An international conference to officially launch the massive website and digital database of Jewish cemeteries in Turkey, A World Beyond: Jewish Cemeteries in Turkey 1583-1990.
The database and web site are a project of the The Goldstein-Goren Diaspora Research Center of Tel Aviv University. We wrote about it when it first went online last year as a beta version — though the site still says it’s in beta, the kinks that some users experienced appear to have been worked out, and we find it easy to search and use.
Dedicated to the memory of the oriental studies scholar Bernard Lewis, who died in 2018, the database is the culmination of decades of research by Prof. Minna Rozen (and others) and comprises digital images and detailed textual content of more than 61,000 Jewish gravestones from a variety of communities in Turkey from 1583 until 1990. Rozen’s onsite documentation of the cemeteries was carried out in 1988-1990. The material was digitized in the 1990s but until the web site was uploaded, it had not been publicly accessible.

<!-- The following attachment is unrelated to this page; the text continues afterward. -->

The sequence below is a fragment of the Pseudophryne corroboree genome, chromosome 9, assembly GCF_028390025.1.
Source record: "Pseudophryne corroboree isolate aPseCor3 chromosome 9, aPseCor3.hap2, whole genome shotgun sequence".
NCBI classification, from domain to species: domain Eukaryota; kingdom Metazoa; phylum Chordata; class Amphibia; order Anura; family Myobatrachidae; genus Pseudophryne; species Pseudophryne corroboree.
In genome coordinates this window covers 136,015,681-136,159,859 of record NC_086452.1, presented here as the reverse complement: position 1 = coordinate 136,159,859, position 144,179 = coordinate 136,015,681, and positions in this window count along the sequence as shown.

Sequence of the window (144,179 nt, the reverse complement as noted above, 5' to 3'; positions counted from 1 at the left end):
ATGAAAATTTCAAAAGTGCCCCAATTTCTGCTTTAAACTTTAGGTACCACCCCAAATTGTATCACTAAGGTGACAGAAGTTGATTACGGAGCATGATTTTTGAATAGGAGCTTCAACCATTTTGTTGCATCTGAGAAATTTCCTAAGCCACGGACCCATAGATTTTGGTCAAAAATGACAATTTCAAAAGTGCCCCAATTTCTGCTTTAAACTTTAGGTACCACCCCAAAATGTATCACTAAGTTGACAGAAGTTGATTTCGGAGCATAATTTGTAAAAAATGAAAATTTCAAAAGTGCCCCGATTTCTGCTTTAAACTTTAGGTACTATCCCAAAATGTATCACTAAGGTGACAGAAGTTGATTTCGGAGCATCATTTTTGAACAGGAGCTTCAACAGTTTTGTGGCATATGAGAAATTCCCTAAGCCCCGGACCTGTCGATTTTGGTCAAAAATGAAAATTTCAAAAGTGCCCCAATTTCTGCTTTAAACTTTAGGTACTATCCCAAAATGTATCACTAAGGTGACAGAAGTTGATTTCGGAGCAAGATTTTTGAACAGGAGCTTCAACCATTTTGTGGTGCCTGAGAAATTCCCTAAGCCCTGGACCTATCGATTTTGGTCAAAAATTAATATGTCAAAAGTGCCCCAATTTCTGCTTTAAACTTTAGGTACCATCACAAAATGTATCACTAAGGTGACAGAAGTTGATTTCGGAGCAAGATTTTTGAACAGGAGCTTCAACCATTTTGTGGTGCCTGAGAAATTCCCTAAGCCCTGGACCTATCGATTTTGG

The conference aims to explore the development, role, influence and shape of virtual spaces in different forms related to contemporary European Jewry. How are digital practices related to real-life practices and spaces performed and inhabited by Europe’s Jewry? What do virtual spaces reveal about Jewish engagement with the geographical location and the idea of Europe? And, ultimately, what do virtual spaces tell us about the existence and future of a “Jewish Europe”? What do they say about transcending the borders of “Jewish Europe” and fostering membership in a global Jewish presence?
Announced keynote speakers are JHE’s Ruth Ellen Gruber and independent scholar Diana Pinto.